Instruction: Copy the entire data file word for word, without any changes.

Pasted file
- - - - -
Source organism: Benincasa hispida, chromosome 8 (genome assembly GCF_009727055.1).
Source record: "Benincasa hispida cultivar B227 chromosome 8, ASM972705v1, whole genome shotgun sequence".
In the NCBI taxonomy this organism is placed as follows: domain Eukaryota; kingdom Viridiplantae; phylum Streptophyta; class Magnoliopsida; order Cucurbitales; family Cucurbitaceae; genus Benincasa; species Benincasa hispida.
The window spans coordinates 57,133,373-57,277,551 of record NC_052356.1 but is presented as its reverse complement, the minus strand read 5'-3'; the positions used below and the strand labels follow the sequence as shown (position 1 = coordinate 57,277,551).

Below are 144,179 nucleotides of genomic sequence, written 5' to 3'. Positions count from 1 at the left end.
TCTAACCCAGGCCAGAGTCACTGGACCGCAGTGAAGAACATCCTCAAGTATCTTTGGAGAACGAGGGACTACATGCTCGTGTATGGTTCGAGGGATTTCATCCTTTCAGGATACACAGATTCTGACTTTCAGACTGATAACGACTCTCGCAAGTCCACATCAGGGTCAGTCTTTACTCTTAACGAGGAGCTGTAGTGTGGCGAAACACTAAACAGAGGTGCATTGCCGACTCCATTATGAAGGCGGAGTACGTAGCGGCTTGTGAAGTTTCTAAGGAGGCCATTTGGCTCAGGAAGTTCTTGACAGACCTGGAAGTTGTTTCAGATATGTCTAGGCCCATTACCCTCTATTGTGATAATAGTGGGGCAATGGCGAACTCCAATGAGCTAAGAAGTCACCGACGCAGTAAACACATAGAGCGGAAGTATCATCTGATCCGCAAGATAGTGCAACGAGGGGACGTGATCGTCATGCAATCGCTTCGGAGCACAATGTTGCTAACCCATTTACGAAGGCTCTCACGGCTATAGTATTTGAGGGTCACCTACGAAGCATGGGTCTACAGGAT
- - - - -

Source organism: Benincasa hispida, chromosome 8 (genome assembly GCF_009727055.1).
Source record: "Benincasa hispida cultivar B227 chromosome 8, ASM972705v1, whole genome shotgun sequence".
In the NCBI taxonomy this organism is placed as follows: domain Eukaryota; kingdom Viridiplantae; phylum Streptophyta; class Magnoliopsida; order Cucurbitales; family Cucurbitaceae; genus Benincasa; species Benincasa hispida.
The window spans coordinates 57,133,373-57,277,551 of record NC_052356.1 but is presented as its reverse complement, the minus strand read 5'-3'; the positions used below and the strand labels follow the sequence as shown (position 1 = coordinate 57,277,551).

Below are 144,179 nucleotides of genomic sequence, written 5' to 3'. Positions count from 1 at the left end.
TCTAACCCAGGCCAGAGTCACTGGACCGCAGTGAAGAACATCCTCAAGTATCTTTGGAGAACGAGGGACTACATGCTCGTGTATGGTTCGAGGGATTTCATCCTTTCAGGATACACAGATTCTGACTTTCAGACTGATAACGACTCTCGCAAGTCCACATCAGGGTCAGTCTTTACTCTTAACGAGGAGCTGTAGTGTGGCGAAACACTAAACAGAGGTGCATTGCCGACTCCATTATGAAGGCGGAGTACGTAGCGGCTTGTGAAGTTTCTAAGGAGGCCATTTGGCTCAGGAAGTTCTTGACAGACCTGGAAGTTGTTTCAGATATGTCTAGGCCCATTACCCTCTATTGTGATAATAGTGGGGCAATGGCGAACTCCAATGAGCTAAGAAGTCACCGACGCAGTAAACACATAGAGCGGAAGTATCATCTGATCCGCAAGATAGTGCAACGAGGGGACGTGATCGTCATGCAATCGCTTCGGAGCACAATGTTGCTAACCCATTTACGAAGGCTCTCACGGCTATAGTATTTGAGGGTCACCTACGAAGCATGGGTCTACAGGAT